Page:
Clearly the additional references do put Metapath2vec into good use. Its a many to many ML relationship. Most catagorization/classification particularly in deep learning is many to one. So thats the good thing about the technique you are using, you've 25 catagories, which is quite large for machine learning(ML) and large for deep learning. The technique appears to be half way between supervised and unsupervised learning. The random walk establishes a zone (circle) of catagorisation.
The situation where it would work in NLP (natural language processing) is for example a spell checker, where you have one correct word and loads of possible typos, some of which you not observed in training. So what will happen is the random walk will pick up the local vacinity around the 'correct spelling' by the vectorization (converting a word into numbers) of the incorrect spelling will land it close to 'true spelling' in a 2D vectorization plot. The training following the random walk says 'yep you belong with me'.
The papers given talk about being able to identify the context of a word within a sentence which is a very NLP thing, one vectorisation being 'bags of words'. So here the sentence represents one of many categories of information, i.e. each is the central node within the graph, the vectorisation of the sentence places of meaning closer to one 'hub' than another and again the local vacinity is identified by the random walk. In training this 'random walk vacinity' is identified, so it will algorithmically recreate the 'random walk locality' so that sentences that have not been trained can have their meaning identified.
The central theory of deep learning, which not quite true of other ML, is any algorithm can be recreated through training. So like it will sort of recreate a 'random walk zone'
Difference with drug discovery
The papers you have map drugs to genes, but it means you have to have a "true drug to gene" relationship. The problem I see here is what is 'true' for a drug-protein interaction? With a spell-checker there is one 'true spelling', with a sentence there is pretty much one 'type of meaning', like a movie was great, average, terrible based on a ratings score and stuff like gender classification. If its not 'true' the random walk will get it wrong. So its a big assumption. If you have a circle and pick a point on the edge of the circle then try and draw a circle around the original circle, you can't unless the circle is so large it risks including stuff that is not part of the original circle. The problem the papers is how do they know what is the 'centre' of the circle? Its an a priori assumption and you need really good biological rationale.
With your stuff I agree its easier because adverse drug reaction, some drugs could be fatal or toxic (traditional cancer drugs or parasite drugs), so you'd pick the worst case adverse reaction. That then centres the definition around which everything else is relative. If however your 'true catagory' turned out to be an outlier its not going to work, because the random walk only works if its starts bang in the centre of the 'catagory'. Random walks form spheres, in case you are not aware. I can see this working as an advanced 'unsupervised learning' technique.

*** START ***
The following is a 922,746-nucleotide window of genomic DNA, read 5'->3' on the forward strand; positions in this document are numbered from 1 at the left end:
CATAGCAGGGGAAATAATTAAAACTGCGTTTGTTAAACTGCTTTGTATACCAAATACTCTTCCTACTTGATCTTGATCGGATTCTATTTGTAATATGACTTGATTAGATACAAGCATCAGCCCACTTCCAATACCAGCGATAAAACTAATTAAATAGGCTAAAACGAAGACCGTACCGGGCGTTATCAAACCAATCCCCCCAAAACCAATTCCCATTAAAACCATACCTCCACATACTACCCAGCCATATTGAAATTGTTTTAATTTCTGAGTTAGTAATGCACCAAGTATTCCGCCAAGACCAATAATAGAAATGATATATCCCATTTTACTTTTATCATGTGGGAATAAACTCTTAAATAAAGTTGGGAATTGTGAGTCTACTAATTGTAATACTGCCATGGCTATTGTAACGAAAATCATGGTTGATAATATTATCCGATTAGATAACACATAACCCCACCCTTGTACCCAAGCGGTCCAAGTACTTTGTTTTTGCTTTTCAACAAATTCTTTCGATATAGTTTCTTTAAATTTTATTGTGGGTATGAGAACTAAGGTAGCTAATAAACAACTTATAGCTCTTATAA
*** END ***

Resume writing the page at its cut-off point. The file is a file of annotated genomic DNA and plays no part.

One very real advantage is if a drug doesn't have an adverse reaction it MIGHT (I'm guessing) not give a result, in which case you are good to go - that a good drug. If that is what happened that would be amazing because its not how ML, or particularly DL works. Traditional ML/DL will force a classification even if it doesn't fit. There are methods to accept some sort of "half-classification" but I don't know how to do it. This is one of the reaons you need lots of things to train.
I am assuming that vectorisation of your drug is fine because there is a huge history of this in drug-discovery going right back to the origins of the field.
So yeah I get the idea, I see the flaws and the advantages. The final issue is that most ML requires pretty large data sets and DL require huge data sets and when you've got 25 catagories. For DL approaches the data set size might need to be huge unless you can do 'transfer learning' (backing your training onto a pre-trained model). If your method resulted in a zero classification i.e. "doesn't fit anything I've got" - that would be cool and that is the key advantage I can see in the 'random walk' approach which is not available using traditional methods.
As long as you are aware, you do not have to use this algorithm to get a classification. This final point what appears missing in the papers is using a 'traditional' method by comparison. The ML before deep learning, stuff like random forests, routinely takes loads of catagories. If you are using a non-deep learning ML you would traditional use several different approaches to justify your result.
My answer is a bit rambly but I think you'll get the gist. Peronally I would complement with a standard ML, but all methods have their flaws. Deep learning (DL) has a big history in drug discovery (alot of work was done via Tensorflow), but I'm not sure you've data set size for this.